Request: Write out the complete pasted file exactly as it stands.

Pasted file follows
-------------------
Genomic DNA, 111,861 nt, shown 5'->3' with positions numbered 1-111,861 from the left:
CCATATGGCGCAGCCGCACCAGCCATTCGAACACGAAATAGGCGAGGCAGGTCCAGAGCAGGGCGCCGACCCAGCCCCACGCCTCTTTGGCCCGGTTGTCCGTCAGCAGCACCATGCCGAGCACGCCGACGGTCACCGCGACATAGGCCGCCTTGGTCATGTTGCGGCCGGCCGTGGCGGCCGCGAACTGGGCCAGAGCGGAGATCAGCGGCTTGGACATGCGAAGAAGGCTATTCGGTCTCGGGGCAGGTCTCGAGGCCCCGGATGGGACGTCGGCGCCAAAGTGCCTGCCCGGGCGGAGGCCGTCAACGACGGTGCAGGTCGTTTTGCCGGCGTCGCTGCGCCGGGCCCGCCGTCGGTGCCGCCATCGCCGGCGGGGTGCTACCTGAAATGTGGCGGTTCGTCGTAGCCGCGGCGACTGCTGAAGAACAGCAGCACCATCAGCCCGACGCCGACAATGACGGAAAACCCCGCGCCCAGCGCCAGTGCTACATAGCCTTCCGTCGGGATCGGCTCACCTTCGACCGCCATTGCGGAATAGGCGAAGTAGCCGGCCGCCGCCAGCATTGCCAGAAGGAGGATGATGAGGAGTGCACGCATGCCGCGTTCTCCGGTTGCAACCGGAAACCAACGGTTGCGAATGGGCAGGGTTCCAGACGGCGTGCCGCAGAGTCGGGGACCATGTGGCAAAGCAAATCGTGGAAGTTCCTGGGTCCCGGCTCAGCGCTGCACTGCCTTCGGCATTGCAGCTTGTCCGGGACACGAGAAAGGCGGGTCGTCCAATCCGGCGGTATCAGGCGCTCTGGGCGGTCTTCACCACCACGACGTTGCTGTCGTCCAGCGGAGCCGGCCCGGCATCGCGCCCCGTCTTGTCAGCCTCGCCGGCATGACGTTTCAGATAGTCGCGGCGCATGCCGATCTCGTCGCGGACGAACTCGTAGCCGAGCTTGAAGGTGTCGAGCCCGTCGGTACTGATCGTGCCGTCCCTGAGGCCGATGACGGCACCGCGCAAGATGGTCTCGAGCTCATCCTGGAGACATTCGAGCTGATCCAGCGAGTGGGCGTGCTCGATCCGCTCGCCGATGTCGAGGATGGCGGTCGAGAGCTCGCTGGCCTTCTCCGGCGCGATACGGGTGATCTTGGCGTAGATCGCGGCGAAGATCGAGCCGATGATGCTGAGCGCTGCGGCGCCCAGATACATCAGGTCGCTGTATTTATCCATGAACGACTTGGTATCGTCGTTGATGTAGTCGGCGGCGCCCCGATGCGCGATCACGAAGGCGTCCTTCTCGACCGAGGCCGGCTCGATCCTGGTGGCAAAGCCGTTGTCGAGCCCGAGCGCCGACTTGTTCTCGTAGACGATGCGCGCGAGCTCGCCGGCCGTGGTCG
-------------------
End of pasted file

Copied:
Genomic DNA, 111,861 nt, shown 5'->3' with positions numbered 1-111,861 from the left:
CCATATGGCGCAGCCGCACCAGCCATTCGAACACGAAATAGGCGAGGCAGGTCCAGAGCAGGGCGCCGACCCAGCCCCACGCCTCTTTGGCCCGGTTGTCCGTCAGCAGCACCATGCCGAGCACGCCGACGGTCACCGCGACATAGGCCGCCTTGGTCATGTTGCGGCCGGCCGTGGCGGCCGCGAACTGGGCCAGAGCGGAGATCAGCGGCTTGGACATGCGAAGAAGGCTATTCGGTCTCGGGGCAGGTCTCGAGGCCCCGGATGGGACGTCGGCGCCAAAGTGCCTGCCCGGGCGGAGGCCGTCAACGACGGTGCAGGTCGTTTTGCCGGCGTCGCTGCGCCGGGCCCGCCGTCGGTGCCGCCATCGCCGGCGGGGTGCTACCTGAAATGTGGCGGTTCGTCGTAGCCGCGGCGACTGCTGAAGAACAGCAGCACCATCAGCCCGACGCCGACAATGACGGAAAACCCCGCGCCCAGCGCCAGTGCTACATAGCCTTCCGTCGGGATCGGCTCACCTTCGACCGCCATTGCGGAATAGGCGAAGTAGCCGGCCGCCGCCAGCATTGCCAGAAGGAGGATGATGAGGAGTGCACGCATGCCGCGTTCTCCGGTTGCAACCGGAAACCAACGGTTGCGAATGGGCAGGGTTCCAGACGGCGTGCCGCAGAGTCGGGGACCATGTGGCAAAGCAAATCGTGGAAGTTCCTGGGTCCCGGCTCAGCGCTGCACTGCCTTCGGCATTGCAGCTTGTCCGGGACACGAGAAAGGCGGGTCGTCCAATCCGGCGGTATCAGGCGCTCTGGGCGGTCTTCACCACCACGACGTTGCTGTCGTCCAGCGGAGCCGGCCCGGCATCGCGCCCCGTCTTGTCAGCCTCGCCGGCATGACGTTTCAGATAGTCGCGGCGCATGCCGATCTCGTCGCGGACGAACTCGTAGCCGAGCTTGAAGGTGTCGAGCCCGTCGGTACTGATCGTGCCGTCCCTGAGGCCGATGACGGCACCGCGCAAGATGGTCTCGAGCTCATCCTGGAGACATTCGAGCTGATCCAGCGAGTGGGCGTGCTCGATCCGCTCGCCGATGTCGAGGATGGCGGTCGAGAGCTCGCTGGCCTTCTCCGGCGCGATACGGGTGATCTTGGCGTAGATCGCGGCGAAGATCGAGCCGATGATGCTGAGCGCTGCGGCGCCCAGATACATCAGGTCGCTGTATTTATCCATGAACGACTTGGTATCGTCGTTGATGTAGTCGGCGGCGCCCCGATGCGCGATCACGAAGGCGTCCTTCTCGACCGAGGCCGGCTCGATCCTGGTGGCAAAGCCGTTGTCGAGCCCGAGCGCCGACTTGTTCTCGTAGACGATGCGCGCGAGCTCGCCGGCCGTGGTCG